Withdrawals: What about "withdrawals"? They, too, are "healing aggravations", but they represent quite a different mechanism. Withdrawal can be looked at as a readjusting to changed circumstances. With opiate addiction, when we supply opiates from outside there is a feedback down regulation of the body's own endorphin production (because the opiate is doing the job). With withdrawal of the exogenous opiate, the body is left with an endorphin deficit until it up-regulates and produces enough of its own. With coffee withdrawal, again, there is an imbalance of some modulations and we are distressed until the body rebalances.
Detoxification: Detoxification is another example of a resurfacing, in a sense, of (the agents of) disease. Often, if we load the body with toxins it stores them, sequesters them. When we stop loading the body and start to unload, the toxins resurface, in the blood stream, and as symptoms, headaches, rashes, etc.
Related to this is the phenomenon of change in sensitivity to toxins that we see as our health returns. Here there is a heightening of both "vital energy" (scientists might choose to see this as an increase in vigor of the homeostatic mechanisms) and an increase in the sensitivity in the clean body (in contrast to the deadening of sensitivity and vital energy in the toxic body). Consider a child smoking its first cigarette. His eyes water, his skin perspires, his stomach gags and retches, he coughs and turns green/pale: the body does everything it can to get rid of the toxin. Now, if he persisted in smoking and yet went on reacting this strongly, he would soon die of exhaustion. So the body, assaulted, just accepts the toxins. We no longer react. But if we start to detox, if we stop taking in the toxins, the body again starts to reject them. So, after we clean up our acts we may react very strongly to toxins, but we also rebound to a health more and more quickly.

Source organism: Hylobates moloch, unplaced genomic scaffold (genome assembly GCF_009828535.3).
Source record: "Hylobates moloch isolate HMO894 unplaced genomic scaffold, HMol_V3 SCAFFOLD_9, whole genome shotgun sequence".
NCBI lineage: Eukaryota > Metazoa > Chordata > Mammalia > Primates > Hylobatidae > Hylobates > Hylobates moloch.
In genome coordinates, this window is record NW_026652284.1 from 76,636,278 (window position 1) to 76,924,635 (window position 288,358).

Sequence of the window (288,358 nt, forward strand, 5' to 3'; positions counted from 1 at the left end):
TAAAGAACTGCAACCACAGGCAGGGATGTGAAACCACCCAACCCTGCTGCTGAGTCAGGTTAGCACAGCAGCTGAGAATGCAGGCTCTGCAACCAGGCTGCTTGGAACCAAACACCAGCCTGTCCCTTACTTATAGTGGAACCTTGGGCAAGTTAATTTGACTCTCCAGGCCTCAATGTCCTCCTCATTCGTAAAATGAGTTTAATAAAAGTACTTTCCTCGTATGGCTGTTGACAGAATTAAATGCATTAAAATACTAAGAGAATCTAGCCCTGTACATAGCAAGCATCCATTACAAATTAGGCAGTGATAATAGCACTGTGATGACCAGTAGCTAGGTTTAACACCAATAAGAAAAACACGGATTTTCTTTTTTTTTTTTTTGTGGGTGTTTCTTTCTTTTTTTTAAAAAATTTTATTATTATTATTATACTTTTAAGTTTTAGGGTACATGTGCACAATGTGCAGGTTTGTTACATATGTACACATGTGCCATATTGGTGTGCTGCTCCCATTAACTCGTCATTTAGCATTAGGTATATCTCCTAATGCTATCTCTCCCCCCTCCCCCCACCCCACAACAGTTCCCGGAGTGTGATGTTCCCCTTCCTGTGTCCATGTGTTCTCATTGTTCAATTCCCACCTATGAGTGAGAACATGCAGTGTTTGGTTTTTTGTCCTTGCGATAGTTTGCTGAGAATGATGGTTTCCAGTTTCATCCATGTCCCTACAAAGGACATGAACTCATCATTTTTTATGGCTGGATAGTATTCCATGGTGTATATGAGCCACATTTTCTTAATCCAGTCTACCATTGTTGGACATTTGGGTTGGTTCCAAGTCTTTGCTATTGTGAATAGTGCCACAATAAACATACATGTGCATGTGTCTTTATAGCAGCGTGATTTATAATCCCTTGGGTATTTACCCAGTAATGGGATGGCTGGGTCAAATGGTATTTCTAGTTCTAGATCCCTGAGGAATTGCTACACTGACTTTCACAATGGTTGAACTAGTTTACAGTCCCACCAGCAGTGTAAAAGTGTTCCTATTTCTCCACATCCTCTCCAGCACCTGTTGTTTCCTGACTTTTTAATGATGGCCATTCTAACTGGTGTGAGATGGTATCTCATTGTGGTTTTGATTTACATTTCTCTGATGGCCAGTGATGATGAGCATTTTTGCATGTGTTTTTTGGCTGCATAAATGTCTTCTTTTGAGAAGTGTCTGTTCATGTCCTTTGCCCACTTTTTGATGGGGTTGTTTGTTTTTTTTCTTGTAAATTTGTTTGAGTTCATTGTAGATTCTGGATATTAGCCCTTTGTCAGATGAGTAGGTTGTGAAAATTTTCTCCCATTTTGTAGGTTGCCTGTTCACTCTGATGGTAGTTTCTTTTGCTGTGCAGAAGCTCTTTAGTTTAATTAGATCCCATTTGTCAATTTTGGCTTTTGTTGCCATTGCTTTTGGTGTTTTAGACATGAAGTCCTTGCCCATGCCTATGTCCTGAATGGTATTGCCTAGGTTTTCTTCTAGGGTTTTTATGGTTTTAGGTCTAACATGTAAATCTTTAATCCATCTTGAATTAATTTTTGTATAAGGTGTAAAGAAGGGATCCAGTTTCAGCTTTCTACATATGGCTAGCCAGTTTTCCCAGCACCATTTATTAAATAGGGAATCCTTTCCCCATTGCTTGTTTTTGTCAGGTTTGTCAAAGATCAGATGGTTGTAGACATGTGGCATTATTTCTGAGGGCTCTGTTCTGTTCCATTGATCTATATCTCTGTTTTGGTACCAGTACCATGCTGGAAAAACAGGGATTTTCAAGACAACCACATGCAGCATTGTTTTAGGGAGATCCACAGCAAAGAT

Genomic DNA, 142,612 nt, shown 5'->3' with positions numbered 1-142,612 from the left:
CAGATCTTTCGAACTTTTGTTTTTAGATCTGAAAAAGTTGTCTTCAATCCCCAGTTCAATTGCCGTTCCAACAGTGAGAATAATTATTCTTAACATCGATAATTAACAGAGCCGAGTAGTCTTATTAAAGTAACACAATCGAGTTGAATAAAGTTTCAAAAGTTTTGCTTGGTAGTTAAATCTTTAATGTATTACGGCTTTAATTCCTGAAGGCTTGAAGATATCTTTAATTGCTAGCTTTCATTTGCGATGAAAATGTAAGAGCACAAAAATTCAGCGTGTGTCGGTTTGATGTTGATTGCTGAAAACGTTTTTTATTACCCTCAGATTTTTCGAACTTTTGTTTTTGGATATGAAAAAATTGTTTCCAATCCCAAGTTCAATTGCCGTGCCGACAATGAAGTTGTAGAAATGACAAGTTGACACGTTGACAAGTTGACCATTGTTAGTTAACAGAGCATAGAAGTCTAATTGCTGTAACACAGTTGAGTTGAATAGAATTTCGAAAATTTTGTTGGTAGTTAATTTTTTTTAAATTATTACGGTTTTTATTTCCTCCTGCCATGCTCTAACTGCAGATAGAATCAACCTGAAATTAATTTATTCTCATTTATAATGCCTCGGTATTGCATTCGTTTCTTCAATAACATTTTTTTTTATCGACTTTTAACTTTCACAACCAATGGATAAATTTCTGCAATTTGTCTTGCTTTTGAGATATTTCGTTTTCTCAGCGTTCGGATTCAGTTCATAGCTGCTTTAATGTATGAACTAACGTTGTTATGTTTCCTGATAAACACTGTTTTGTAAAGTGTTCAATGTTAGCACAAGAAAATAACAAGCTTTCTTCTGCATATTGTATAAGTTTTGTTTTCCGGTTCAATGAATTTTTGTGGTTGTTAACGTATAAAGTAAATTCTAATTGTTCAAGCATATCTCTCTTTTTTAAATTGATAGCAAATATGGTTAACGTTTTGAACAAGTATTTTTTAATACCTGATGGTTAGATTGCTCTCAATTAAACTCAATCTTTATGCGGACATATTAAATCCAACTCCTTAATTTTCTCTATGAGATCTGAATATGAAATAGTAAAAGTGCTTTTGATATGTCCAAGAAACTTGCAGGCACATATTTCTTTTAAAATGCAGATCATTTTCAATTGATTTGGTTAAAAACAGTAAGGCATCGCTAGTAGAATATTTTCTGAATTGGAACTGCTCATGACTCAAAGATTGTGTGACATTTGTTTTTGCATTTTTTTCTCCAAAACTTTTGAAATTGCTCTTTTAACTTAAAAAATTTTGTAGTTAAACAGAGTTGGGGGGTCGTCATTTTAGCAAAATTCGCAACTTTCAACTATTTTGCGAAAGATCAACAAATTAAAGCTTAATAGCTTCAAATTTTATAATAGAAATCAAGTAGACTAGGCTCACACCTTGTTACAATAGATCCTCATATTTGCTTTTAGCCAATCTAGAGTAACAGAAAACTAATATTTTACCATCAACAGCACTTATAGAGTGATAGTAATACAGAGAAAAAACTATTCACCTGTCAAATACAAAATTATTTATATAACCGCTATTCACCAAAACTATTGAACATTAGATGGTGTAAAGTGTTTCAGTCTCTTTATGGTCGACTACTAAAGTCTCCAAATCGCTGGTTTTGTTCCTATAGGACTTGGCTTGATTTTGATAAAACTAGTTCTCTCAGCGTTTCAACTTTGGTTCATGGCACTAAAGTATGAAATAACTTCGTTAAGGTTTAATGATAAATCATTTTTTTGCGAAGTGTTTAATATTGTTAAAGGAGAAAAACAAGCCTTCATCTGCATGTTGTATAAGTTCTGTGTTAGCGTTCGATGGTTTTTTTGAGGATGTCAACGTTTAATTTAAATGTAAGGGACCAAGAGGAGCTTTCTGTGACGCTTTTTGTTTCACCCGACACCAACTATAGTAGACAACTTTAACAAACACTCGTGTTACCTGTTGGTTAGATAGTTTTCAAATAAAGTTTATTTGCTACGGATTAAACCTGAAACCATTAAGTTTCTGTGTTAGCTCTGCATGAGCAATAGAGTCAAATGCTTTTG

"Die-off": Quite similar to the surfacing of symptoms during detoxification is the phenomenon called "die off" (or the Herxheimer reaction) which is seen, for example, when treating candidiasis with phasmaceuticals. When you kill off the yeast quickly, their dead bodies become a highly irritating toxic refuse and you get symptoms. You may get fevers, headaches, you feel wretched. There is a proper pace, even to healing.
Symptoms: I think that while discussing aggravations we need to say a word about symptoms themselves. My herb teacher, Michael Vertolli, says that the symptoms are the body's best attempt to deal with a problem. For instance, fevers weaken microbes and so help the immune system get rid of them. If we suppress the symptom, the body will come up with its next best attempt. Suppress that and the body will try its next best option. Eventually, the story goes, you might, say, produce a tumor to try and wall off the toxins. So it is better to pay attention to our symptoms, to heal, better to deal with the underlying problem than to suppress the headache, the heartache, or whatever. We should not necessarily look at symptoms, or aggravations, as sinister. We need to learn to understand, and respect, our symptoms. They are our body talking to us. We need to listen and to use our intuition and intelligence. So with pain, there is a pain that signals injury (or further injury) and a pain that may accompany return of function. We must learn to discriminate. In the end, we live and die by our intelligence and our intuition, so we had better sharpen them. It's a complex world. A world full of aggravations, risks and benefits. A complex world.